Short Oil is what most all car enamels are. It has a quick dry time, hardly noticeable retack, fast dry times, more durable than long oil and easy to apply. Metallics can be a challenge due to the faster dry times. Short Oil in direct sun has a gloss life from about 1.5-6 years. Short Oil enamels are still inexpensive depending on brand. Prices range from $65-$150 gallon.

                  Acrylic Enamel

                  Acrylic Enamels are built into Short oil enamels. Acrylic is added to make acrylic Enamel. Acrylic adds durability, quicker cure times, and great repair ability. Acrylic is soft in nature and makes buffing a lot easier. Acrylic Enamel works best activated. A/E in direct sun has a gloss life from about 2-6 years. Has little to no “retack”. Skill level is a little more advanced due to adding an activator, but should be considered. Prices for A/E are the same as a Short Oil Enamel but you have to consider the activator. Price range $65-$150 gallon plus half pint of activator (in most cases) costing from $10-$25

                  Acrylic Urethane

                  Acrylic Urethane is the standard in the automotive repair industry. It’s the most used due to its great color holdout, excellent repair ability, ease of buffing, good chemical resistance, fast cure times and great flexibility. Clear coats are in most cases Acrylic Urethane and a lot of single stage paints are acrylic urethane. Metallics can be difficult to spray with acrylic urethane. Skill level to spray is more advanced, not as easy to slick out, can orange peel and run/sag. Must use an activator to cure the product. A/U is soft and can scratch with minimal effort, but can be repaired by buffing in most cases if not too deep. Pricing for Acrylic Urethanes are higher than Enamel mainly due to more activator having to be used to crosslink the product. Usually the mixing ratios for Acrylic Urethanes are 4:1 or 2:1. Cost can range from $80-$700 gallon plus activator ranging from $35-$150 quart depending on brand. Durability 4-7 years.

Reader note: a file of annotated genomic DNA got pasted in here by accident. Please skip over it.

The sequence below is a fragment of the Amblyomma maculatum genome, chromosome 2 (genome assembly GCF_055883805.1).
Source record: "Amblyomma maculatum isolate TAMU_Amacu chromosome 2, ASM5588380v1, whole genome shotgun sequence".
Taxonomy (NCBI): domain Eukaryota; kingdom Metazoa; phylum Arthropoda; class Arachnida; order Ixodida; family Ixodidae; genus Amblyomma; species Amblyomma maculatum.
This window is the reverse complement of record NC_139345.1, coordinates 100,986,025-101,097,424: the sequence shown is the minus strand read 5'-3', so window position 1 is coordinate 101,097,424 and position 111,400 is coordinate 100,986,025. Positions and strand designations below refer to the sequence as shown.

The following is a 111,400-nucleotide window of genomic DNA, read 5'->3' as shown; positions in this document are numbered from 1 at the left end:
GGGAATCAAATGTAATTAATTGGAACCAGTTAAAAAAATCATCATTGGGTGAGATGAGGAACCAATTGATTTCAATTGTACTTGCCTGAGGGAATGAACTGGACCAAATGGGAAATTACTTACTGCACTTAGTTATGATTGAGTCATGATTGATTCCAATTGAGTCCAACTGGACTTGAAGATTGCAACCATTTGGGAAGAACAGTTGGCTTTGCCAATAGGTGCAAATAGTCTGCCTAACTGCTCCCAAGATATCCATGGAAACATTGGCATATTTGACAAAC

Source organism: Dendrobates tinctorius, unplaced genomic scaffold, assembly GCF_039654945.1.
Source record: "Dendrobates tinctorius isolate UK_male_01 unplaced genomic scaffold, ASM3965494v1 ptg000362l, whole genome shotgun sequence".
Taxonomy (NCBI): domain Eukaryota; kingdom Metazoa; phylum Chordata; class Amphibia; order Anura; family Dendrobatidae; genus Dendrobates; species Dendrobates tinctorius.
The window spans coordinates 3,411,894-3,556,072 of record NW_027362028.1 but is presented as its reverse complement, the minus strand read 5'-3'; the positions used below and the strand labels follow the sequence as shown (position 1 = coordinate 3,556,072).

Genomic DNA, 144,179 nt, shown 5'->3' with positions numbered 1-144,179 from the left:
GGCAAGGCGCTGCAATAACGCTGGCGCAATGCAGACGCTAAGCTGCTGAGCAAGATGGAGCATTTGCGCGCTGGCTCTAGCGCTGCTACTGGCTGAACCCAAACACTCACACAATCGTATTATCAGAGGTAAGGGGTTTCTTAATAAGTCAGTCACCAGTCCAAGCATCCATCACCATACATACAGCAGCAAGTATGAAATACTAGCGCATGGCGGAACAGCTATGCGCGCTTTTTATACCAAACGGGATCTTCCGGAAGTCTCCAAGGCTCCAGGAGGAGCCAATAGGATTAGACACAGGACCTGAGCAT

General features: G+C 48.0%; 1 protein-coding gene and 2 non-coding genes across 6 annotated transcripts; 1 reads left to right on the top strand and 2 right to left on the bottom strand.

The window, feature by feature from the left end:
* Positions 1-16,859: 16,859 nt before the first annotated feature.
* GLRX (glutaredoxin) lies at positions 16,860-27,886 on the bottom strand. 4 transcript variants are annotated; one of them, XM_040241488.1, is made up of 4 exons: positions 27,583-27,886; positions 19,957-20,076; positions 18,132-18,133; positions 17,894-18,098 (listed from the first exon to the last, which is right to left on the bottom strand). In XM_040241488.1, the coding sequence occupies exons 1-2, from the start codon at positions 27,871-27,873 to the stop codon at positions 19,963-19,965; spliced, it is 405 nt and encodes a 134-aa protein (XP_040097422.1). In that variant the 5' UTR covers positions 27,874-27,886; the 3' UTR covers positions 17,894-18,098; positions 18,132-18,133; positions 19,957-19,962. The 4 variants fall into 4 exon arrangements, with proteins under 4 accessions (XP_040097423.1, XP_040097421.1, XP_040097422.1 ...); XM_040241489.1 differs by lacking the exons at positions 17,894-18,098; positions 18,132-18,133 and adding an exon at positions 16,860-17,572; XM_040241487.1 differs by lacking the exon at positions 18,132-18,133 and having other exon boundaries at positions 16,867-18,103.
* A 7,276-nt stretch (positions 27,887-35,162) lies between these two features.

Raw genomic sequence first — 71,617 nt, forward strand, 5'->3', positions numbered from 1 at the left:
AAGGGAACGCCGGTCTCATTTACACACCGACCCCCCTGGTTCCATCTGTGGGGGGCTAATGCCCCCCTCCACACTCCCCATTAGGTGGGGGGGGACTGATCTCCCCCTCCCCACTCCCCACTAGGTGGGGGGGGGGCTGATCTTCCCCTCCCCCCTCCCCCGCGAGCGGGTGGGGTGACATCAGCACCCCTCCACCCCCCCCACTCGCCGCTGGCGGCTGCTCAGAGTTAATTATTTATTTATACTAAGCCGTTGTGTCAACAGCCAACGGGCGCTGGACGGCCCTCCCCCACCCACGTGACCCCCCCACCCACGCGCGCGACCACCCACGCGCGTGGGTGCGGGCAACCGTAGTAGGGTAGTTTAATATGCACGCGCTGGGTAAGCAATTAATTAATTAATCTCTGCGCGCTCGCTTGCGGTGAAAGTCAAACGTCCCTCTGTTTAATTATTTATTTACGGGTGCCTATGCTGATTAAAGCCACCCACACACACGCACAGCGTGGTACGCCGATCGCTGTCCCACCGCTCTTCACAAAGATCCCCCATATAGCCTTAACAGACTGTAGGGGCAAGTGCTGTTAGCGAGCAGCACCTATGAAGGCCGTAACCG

Polyurethane

                  Polyurethane is mainly used in fleet applications where strength and durability are demanded. Polyurethane is the most chemical resistant of any of the above topcoats. It has excellent flexibility, color hold out and scratch resistance. The one downside to Polyurethane is, because it gets so hard, sanding and buffing is nearly impossible after full cure. It’s also slower to dry than acrylic urethane. Polyurethane is a great choice for chassis, under hood, race cars, fuel tanks, engine blocks, big trucks, boats etc. Metallics are difficult to spray in Polyurethane as well. Polyurethane cost about the same as Acrylic Urethanes and mix ratios usually are 3:1. So some shops order 3 quarts of color and 1 quart of activator. Durability 5-10 years.